Characterization of the quantitative trait locus for haloperidol-induced catalepsy on distal mouse chromosome 1

Authors

  • J. R. Hofstetter,

    Corresponding author
    1. Department of Veterans Affairs, Richard L. Roudebush Medical Center, Indianapolis, IN, USA
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  • R. J. Hitzemann,

    1. Portland Veterans Affairs Medical Center, Portland, OR, USA
    2. Departments of Behavioral Neuroscience and Public Health & Preventive Medicine, Oregon Health & Science University Portland, OR, USA
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  • J. K. Belknap,

    1. Portland Veterans Affairs Medical Center, Portland, OR, USA
    2. Departments of Behavioral Neuroscience and Public Health & Preventive Medicine, Oregon Health & Science University Portland, OR, USA
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  • N. A. R. Walter,

    1. Portland Veterans Affairs Medical Center, Portland, OR, USA
    2. Departments of Behavioral Neuroscience and Public Health & Preventive Medicine, Oregon Health & Science University Portland, OR, USA
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  • S. K. McWeeney,

    1. Portland Veterans Affairs Medical Center, Portland, OR, USA
    2. Departments of Behavioral Neuroscience and Public Health & Preventive Medicine, Oregon Health & Science University Portland, OR, USA
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  • A. R. Mayeda

    1. Department of Veterans Affairs, Richard L. Roudebush Medical Center, Indianapolis, IN, USA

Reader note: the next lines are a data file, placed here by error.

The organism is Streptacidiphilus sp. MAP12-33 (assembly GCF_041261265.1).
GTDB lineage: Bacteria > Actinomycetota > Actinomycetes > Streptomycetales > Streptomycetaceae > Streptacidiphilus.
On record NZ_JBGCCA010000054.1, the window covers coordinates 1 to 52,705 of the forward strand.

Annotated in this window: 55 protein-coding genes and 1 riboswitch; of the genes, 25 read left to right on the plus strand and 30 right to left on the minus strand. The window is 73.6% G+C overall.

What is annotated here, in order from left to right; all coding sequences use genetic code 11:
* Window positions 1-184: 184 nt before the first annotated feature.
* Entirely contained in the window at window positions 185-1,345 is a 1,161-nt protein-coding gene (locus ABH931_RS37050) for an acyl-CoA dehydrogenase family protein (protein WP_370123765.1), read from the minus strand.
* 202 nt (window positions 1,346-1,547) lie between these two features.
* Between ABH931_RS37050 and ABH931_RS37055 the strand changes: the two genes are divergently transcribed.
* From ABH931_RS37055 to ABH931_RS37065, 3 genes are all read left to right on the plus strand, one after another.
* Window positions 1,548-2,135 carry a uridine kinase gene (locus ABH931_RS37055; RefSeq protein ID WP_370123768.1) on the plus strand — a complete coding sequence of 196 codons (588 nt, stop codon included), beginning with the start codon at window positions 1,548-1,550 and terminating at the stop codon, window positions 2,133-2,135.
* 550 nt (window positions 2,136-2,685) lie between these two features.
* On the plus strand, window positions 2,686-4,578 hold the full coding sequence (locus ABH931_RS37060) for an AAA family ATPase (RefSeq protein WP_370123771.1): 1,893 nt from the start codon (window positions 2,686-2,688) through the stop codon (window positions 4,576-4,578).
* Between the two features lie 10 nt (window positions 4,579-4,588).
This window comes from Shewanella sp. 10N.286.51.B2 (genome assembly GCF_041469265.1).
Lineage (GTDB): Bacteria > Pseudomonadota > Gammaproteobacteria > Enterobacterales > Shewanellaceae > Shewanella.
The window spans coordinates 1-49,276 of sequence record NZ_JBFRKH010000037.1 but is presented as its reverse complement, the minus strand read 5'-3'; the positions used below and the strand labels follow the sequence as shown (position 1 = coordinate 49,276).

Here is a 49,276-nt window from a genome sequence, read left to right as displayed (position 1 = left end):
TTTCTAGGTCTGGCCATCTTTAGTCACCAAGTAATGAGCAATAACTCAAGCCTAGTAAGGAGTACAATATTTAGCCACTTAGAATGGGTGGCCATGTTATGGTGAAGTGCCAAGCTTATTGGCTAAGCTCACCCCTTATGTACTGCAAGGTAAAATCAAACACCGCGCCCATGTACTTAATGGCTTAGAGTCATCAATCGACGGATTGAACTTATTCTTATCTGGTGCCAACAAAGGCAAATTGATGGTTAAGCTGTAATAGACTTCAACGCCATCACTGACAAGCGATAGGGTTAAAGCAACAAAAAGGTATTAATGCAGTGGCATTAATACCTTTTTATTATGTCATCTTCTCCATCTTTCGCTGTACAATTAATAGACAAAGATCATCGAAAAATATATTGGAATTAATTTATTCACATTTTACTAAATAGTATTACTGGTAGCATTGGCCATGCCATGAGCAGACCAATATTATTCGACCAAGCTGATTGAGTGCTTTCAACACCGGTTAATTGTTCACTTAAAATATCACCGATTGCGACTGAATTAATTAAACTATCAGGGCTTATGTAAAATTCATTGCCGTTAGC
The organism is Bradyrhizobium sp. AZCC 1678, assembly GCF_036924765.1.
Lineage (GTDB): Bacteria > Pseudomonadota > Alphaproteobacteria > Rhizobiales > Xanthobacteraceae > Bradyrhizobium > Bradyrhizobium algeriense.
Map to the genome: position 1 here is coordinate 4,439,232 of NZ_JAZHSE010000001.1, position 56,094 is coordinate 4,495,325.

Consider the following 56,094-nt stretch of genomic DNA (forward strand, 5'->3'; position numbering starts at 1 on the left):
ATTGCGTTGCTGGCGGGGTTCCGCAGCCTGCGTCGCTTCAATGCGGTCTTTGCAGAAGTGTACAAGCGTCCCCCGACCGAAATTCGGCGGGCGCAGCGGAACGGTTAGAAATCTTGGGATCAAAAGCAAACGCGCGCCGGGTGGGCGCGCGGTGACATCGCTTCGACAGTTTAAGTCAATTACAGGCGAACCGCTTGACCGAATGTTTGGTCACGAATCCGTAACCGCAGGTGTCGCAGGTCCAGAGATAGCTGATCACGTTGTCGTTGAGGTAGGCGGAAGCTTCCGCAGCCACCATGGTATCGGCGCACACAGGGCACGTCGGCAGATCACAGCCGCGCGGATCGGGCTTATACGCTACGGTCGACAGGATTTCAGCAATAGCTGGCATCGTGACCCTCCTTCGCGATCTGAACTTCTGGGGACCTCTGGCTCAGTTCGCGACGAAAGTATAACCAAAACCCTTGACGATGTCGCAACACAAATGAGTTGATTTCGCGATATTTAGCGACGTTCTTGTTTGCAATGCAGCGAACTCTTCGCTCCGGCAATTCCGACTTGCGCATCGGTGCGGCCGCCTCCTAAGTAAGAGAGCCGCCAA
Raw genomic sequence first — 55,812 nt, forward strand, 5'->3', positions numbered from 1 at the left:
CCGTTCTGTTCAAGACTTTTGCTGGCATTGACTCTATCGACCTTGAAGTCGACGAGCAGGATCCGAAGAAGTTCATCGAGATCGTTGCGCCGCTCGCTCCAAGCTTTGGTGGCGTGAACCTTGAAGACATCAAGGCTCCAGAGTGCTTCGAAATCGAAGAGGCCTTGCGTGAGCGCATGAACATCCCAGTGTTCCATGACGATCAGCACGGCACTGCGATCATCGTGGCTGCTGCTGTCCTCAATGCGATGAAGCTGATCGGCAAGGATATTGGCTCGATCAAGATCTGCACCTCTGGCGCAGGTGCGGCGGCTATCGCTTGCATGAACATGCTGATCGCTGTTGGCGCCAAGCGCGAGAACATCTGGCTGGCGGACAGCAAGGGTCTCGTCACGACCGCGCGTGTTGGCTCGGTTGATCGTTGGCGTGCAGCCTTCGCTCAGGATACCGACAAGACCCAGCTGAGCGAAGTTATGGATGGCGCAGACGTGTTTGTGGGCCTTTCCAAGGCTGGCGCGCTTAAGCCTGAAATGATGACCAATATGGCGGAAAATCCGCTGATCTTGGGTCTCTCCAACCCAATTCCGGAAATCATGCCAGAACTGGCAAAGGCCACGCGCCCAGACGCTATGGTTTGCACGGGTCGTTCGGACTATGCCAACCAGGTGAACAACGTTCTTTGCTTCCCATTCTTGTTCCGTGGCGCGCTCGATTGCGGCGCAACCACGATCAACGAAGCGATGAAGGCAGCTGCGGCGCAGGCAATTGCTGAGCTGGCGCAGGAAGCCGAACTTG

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*J. R. Hofstetter, PhD, Roudebush VA Medical Center, 116A, 1481 West 10th Street, Indianapolis, IN 46202, USA. E-mail: jhofstet@iupui.edu

Abstract

We report here the confirmation of the quantitative trait locus for haloperidol-induced catalepsy on distal chromosome (Chr) 1. We determined that this quantitative trait locus was captured in the B6.D2-Mtv7a/Ty congenic mouse strain, whose introgressed genomic interval extends from approximately 169.1 to 191.3 Mb. We then constructed a group of overlapping interval-specific congenic strains to further break up the interval and remapped the locus between 177.5 and 183.4 Mb. We next queried single nucleotide polymorphism (SNP) data sets and identified three genes with nonsynonymous coding SNPs in the quantitative trait locus. We also queried two brain gene expression data sets and found five known genes in this 5.9-Mb interval that are differentially expressed in both whole brain and striatum. Three of the candidate quantitative trait genes were differentially expressed using quantitative real-time polymerase chain reaction analyses. Overall, the current study illustrates how multiple approaches, including congenic fine mapping, SNP analysis and microarray gene expression screens, can be integrated both to reduce the quantitative trait locus interval significantly and to detect promising candidate quantitative trait genes.

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